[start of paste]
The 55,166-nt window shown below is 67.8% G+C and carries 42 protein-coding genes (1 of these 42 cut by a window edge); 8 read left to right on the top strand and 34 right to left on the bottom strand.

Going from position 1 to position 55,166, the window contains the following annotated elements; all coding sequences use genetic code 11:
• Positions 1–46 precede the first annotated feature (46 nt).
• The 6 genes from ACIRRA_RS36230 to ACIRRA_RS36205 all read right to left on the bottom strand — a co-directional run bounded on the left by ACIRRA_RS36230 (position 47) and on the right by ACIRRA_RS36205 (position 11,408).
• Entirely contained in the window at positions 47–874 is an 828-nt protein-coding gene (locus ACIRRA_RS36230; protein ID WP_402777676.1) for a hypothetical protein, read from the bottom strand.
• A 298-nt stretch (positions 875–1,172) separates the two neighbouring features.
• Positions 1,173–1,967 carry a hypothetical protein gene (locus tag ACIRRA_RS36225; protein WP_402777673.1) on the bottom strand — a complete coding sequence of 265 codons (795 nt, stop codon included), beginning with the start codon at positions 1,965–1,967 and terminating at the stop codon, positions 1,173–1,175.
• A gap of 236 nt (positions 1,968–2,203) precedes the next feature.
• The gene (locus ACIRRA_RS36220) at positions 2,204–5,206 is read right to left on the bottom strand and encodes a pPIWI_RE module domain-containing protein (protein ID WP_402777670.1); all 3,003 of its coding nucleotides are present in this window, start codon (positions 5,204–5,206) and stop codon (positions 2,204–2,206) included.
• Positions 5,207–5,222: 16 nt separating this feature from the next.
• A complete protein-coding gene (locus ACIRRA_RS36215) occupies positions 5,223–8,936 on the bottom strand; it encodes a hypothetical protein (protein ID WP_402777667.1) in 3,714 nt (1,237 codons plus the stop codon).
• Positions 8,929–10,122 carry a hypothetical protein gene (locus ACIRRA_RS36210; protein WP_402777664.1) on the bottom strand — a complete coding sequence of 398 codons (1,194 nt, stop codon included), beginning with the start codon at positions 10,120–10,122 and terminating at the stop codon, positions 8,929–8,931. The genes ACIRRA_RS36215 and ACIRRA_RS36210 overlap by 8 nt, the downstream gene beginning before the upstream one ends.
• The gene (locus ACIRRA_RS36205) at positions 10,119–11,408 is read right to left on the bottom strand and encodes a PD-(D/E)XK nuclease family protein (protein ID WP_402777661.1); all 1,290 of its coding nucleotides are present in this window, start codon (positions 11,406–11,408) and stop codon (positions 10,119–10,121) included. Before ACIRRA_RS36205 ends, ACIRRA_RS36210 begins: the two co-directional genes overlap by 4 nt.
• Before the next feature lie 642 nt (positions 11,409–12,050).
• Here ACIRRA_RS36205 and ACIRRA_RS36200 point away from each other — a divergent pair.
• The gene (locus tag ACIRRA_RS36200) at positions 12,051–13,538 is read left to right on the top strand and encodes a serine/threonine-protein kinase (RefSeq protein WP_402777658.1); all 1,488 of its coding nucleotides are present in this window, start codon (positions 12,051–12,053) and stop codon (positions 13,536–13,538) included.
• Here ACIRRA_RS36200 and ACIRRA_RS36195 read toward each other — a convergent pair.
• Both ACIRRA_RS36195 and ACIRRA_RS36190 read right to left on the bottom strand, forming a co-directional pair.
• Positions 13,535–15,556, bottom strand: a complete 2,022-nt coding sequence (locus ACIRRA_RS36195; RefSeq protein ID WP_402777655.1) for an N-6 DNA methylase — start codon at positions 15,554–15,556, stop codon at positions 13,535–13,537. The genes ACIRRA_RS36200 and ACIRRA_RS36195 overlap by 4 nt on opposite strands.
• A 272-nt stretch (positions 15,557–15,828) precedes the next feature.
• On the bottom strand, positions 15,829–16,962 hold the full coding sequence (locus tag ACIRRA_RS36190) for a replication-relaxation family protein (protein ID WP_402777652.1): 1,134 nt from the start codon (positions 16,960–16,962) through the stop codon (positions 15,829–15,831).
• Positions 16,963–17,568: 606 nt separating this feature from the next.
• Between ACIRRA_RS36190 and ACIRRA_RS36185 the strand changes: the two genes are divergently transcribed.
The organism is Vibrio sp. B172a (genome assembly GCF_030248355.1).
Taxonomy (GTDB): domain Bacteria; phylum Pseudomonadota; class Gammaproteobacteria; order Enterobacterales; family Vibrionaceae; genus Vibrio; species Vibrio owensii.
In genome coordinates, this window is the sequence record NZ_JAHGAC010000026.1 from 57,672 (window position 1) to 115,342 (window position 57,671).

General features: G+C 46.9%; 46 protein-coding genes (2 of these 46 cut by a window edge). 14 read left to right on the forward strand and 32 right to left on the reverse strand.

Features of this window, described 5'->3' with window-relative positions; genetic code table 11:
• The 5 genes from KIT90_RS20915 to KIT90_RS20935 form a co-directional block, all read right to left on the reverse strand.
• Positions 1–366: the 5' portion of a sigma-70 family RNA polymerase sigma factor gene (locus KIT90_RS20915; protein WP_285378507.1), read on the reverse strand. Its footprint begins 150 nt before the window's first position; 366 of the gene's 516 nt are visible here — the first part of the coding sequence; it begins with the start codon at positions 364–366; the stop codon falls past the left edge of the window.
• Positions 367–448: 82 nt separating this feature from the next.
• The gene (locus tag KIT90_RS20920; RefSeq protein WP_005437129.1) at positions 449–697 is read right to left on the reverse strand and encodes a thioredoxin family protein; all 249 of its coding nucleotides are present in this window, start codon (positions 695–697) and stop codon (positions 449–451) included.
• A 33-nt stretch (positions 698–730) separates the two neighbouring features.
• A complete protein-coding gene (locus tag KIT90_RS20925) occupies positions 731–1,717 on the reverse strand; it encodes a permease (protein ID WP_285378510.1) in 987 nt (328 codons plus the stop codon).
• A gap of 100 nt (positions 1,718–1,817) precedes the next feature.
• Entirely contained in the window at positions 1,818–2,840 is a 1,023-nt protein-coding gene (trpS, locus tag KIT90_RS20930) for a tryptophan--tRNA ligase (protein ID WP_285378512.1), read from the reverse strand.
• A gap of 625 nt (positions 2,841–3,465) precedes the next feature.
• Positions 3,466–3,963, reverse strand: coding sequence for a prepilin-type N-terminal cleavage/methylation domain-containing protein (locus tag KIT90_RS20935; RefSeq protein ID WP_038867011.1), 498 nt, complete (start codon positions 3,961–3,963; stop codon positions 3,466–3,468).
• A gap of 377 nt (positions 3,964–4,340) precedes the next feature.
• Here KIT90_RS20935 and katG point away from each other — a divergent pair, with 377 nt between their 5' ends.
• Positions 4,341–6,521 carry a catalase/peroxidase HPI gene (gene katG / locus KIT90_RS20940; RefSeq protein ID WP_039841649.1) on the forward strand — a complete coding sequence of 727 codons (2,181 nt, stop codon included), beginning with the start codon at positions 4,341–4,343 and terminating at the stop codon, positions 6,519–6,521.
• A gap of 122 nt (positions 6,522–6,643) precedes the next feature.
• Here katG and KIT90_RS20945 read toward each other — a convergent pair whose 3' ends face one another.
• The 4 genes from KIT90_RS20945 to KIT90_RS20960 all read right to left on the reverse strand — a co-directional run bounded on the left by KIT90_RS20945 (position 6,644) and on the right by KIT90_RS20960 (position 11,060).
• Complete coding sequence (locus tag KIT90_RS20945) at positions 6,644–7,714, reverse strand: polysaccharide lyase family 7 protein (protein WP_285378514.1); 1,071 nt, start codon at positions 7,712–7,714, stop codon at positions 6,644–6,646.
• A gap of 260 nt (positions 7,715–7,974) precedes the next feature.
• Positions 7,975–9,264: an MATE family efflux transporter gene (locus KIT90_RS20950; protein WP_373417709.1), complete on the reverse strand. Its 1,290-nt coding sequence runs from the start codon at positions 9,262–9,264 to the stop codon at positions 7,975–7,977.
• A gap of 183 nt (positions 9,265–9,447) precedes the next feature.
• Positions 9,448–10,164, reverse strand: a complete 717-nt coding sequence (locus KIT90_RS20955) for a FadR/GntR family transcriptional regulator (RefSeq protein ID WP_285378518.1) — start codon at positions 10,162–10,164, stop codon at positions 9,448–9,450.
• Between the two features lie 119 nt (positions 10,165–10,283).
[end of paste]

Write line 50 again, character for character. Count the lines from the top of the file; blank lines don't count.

• Between the two features lie 119 nt (positions 10,165–10,283).